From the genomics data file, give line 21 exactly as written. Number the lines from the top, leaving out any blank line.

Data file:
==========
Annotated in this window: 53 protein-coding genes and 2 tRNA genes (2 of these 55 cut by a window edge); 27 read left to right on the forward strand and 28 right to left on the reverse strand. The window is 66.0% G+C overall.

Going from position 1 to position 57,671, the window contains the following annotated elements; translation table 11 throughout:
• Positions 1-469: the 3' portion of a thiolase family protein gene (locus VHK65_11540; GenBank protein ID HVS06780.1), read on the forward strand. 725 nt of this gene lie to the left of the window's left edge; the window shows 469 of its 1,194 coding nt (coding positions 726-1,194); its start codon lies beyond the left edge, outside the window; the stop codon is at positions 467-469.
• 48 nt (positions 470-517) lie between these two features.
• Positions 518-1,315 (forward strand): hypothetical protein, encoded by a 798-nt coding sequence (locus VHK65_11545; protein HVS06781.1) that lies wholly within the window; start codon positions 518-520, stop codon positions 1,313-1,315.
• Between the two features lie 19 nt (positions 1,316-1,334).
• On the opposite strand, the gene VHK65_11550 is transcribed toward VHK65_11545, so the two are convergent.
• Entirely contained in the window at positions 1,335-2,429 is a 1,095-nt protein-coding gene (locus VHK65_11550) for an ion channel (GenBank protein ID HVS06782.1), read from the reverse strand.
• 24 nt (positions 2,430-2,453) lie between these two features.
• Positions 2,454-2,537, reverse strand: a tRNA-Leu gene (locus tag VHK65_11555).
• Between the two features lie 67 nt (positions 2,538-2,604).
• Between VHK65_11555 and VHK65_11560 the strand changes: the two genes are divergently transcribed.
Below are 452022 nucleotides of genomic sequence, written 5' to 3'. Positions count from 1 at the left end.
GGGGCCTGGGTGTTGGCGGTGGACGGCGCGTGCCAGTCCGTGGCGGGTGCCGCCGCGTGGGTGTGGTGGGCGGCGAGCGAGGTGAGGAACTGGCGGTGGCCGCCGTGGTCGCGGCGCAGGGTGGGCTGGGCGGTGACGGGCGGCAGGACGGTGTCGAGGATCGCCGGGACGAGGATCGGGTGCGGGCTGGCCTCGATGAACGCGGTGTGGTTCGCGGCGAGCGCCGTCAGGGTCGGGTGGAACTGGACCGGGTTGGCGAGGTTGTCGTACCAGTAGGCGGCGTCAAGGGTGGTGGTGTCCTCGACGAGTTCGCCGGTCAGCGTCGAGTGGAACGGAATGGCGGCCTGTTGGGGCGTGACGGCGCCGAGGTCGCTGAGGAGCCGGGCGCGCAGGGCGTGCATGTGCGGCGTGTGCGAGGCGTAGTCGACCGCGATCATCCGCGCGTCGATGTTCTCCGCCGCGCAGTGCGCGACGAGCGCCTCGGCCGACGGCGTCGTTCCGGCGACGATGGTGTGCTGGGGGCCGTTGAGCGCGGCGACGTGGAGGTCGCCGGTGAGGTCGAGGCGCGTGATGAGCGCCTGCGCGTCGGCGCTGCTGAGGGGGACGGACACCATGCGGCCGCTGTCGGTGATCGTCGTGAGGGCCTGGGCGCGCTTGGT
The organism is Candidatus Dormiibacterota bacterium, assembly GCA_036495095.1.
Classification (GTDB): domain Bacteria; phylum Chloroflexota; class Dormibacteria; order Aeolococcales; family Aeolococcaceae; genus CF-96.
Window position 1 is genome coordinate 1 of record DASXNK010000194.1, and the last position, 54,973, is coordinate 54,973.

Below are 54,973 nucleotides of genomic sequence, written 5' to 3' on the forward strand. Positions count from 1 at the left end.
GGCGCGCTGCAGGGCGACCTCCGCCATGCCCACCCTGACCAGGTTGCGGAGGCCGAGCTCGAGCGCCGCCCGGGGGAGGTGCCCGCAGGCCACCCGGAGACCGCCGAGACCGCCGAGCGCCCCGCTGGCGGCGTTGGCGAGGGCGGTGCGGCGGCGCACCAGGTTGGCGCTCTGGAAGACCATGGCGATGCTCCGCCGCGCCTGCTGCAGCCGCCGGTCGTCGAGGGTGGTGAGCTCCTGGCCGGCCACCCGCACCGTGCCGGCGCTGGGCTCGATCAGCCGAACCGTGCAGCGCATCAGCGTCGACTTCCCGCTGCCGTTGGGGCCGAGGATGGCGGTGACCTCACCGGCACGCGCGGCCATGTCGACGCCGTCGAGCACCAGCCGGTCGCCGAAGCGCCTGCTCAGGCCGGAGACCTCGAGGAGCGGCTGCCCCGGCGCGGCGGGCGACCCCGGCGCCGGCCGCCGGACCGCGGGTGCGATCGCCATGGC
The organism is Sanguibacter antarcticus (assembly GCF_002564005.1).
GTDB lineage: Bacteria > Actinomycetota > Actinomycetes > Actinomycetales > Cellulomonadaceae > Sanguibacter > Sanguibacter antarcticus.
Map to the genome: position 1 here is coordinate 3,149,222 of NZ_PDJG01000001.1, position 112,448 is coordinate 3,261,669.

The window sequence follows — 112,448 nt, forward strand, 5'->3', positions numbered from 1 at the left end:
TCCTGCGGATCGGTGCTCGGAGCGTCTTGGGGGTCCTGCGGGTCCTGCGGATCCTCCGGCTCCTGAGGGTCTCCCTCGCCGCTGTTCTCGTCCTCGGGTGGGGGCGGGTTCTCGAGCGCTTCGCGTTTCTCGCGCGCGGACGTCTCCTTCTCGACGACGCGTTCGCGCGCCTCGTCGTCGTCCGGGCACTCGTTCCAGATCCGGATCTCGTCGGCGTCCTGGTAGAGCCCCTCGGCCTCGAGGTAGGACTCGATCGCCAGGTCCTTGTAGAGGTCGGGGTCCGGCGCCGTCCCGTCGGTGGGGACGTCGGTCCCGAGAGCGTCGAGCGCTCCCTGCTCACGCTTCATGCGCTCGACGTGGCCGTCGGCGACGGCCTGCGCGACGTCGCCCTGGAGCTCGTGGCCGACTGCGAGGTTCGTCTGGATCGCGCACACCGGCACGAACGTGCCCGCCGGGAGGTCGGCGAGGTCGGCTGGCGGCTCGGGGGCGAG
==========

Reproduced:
GTDB lineage: Bacteria > Actinomycetota > Actinomycetes > Actinomycetales > Cellulomonadaceae > Sanguibacter > Sanguibacter antarcticus.